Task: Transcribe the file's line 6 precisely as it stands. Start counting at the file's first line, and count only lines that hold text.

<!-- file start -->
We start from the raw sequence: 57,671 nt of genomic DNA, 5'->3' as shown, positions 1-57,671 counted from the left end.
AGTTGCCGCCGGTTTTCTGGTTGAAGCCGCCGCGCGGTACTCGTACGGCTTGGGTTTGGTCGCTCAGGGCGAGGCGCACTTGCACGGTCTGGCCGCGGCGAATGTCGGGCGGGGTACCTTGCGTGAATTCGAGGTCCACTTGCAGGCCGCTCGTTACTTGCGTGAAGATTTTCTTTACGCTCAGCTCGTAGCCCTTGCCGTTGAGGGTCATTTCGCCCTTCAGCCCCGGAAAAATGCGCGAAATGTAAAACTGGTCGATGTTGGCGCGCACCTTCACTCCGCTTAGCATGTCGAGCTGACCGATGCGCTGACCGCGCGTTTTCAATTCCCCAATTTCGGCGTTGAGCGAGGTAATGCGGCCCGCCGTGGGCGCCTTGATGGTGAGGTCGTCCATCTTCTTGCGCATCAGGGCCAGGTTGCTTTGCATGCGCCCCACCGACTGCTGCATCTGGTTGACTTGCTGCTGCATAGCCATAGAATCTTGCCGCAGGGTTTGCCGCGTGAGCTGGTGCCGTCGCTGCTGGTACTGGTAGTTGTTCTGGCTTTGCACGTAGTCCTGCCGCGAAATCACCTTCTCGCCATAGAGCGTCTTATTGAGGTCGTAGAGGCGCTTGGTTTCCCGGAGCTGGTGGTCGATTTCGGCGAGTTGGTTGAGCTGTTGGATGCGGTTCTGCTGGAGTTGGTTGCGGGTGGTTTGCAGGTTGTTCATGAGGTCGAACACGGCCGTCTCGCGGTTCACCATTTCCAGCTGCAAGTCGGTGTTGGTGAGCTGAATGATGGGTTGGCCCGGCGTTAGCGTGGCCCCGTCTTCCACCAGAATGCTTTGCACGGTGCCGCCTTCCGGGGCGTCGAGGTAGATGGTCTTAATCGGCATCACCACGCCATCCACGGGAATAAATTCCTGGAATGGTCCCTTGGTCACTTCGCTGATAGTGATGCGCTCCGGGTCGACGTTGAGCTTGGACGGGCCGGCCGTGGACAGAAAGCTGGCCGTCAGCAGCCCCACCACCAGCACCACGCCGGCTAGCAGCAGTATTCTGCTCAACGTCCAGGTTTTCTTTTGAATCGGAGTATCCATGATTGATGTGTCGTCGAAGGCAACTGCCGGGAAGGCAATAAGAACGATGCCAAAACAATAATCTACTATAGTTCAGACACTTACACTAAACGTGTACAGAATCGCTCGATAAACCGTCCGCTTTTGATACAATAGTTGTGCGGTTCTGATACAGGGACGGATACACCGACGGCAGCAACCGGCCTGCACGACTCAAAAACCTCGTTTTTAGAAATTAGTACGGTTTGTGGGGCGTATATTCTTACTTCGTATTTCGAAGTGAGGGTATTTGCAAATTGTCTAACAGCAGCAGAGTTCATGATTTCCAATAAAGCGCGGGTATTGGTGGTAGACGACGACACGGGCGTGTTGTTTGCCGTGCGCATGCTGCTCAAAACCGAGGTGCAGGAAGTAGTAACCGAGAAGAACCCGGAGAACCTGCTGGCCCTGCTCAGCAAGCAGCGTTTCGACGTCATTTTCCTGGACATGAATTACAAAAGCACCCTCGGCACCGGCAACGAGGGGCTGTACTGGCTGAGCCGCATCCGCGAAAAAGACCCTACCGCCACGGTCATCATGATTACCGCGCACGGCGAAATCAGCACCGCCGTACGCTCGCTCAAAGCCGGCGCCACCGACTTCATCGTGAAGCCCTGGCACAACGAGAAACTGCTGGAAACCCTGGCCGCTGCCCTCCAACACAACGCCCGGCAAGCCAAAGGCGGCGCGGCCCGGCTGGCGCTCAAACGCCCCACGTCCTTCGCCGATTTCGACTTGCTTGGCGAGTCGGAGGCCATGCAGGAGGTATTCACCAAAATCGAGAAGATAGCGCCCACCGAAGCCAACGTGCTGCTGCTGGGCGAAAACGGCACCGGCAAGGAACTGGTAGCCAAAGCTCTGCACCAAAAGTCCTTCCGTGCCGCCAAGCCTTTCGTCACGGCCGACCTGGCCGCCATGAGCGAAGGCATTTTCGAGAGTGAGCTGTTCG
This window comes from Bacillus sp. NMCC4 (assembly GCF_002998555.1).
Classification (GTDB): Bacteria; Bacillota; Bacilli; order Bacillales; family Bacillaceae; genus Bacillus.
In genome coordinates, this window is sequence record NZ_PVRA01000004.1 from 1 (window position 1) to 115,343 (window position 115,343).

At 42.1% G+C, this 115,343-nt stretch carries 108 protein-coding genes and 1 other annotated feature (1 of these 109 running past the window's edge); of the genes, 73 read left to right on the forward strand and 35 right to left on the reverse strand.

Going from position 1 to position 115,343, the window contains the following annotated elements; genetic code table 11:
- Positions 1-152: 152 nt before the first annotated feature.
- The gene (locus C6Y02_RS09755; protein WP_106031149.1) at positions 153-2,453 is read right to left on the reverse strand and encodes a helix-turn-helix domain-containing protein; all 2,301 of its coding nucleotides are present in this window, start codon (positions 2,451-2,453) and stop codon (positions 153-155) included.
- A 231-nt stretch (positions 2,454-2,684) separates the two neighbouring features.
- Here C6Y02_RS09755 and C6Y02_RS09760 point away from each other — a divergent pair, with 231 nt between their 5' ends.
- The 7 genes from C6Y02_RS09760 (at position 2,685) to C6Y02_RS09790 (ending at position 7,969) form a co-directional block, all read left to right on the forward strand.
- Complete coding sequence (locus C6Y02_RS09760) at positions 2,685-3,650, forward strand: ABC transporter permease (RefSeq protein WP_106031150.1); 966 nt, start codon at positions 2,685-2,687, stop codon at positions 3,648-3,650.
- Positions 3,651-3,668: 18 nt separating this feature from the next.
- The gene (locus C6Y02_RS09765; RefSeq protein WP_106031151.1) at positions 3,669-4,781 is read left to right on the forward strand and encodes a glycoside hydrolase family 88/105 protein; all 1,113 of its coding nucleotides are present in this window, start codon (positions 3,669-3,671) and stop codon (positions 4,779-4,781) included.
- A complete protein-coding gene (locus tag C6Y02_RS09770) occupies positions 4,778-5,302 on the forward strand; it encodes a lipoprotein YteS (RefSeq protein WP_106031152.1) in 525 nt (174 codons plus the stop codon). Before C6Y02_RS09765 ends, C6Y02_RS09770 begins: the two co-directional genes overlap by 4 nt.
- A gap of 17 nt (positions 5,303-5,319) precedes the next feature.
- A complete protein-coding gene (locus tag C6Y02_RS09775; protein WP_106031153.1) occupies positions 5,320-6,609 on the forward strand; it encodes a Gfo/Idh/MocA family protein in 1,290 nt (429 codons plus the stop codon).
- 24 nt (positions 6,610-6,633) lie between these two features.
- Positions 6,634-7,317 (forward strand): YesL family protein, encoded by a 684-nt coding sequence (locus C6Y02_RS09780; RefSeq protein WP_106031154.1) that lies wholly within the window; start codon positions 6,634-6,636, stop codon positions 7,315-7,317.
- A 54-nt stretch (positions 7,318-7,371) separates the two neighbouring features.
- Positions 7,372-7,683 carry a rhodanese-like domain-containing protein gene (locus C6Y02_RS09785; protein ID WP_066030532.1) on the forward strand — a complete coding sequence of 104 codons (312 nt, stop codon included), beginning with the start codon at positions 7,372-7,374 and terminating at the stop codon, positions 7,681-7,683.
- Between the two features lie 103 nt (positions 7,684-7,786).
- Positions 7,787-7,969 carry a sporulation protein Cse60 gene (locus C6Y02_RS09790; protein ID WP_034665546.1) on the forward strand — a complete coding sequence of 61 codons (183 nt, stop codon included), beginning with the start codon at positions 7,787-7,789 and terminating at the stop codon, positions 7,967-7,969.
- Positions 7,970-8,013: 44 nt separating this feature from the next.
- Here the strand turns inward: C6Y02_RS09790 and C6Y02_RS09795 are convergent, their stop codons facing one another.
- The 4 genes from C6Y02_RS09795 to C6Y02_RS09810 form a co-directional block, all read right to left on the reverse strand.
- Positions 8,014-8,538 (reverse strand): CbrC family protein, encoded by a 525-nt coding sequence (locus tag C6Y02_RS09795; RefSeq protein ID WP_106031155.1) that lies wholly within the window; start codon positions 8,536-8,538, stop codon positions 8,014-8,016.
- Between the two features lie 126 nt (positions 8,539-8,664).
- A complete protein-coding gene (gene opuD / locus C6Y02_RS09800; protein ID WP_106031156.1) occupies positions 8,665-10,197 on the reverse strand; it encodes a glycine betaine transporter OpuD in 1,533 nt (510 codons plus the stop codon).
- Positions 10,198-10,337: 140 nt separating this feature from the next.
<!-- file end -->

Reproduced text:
At 42.1% G+C, this 115,343-nt stretch carries 108 protein-coding genes and 1 other annotated feature (1 of these 109 running past the window's edge); of the genes, 73 read left to right on the forward strand and 35 right to left on the reverse strand.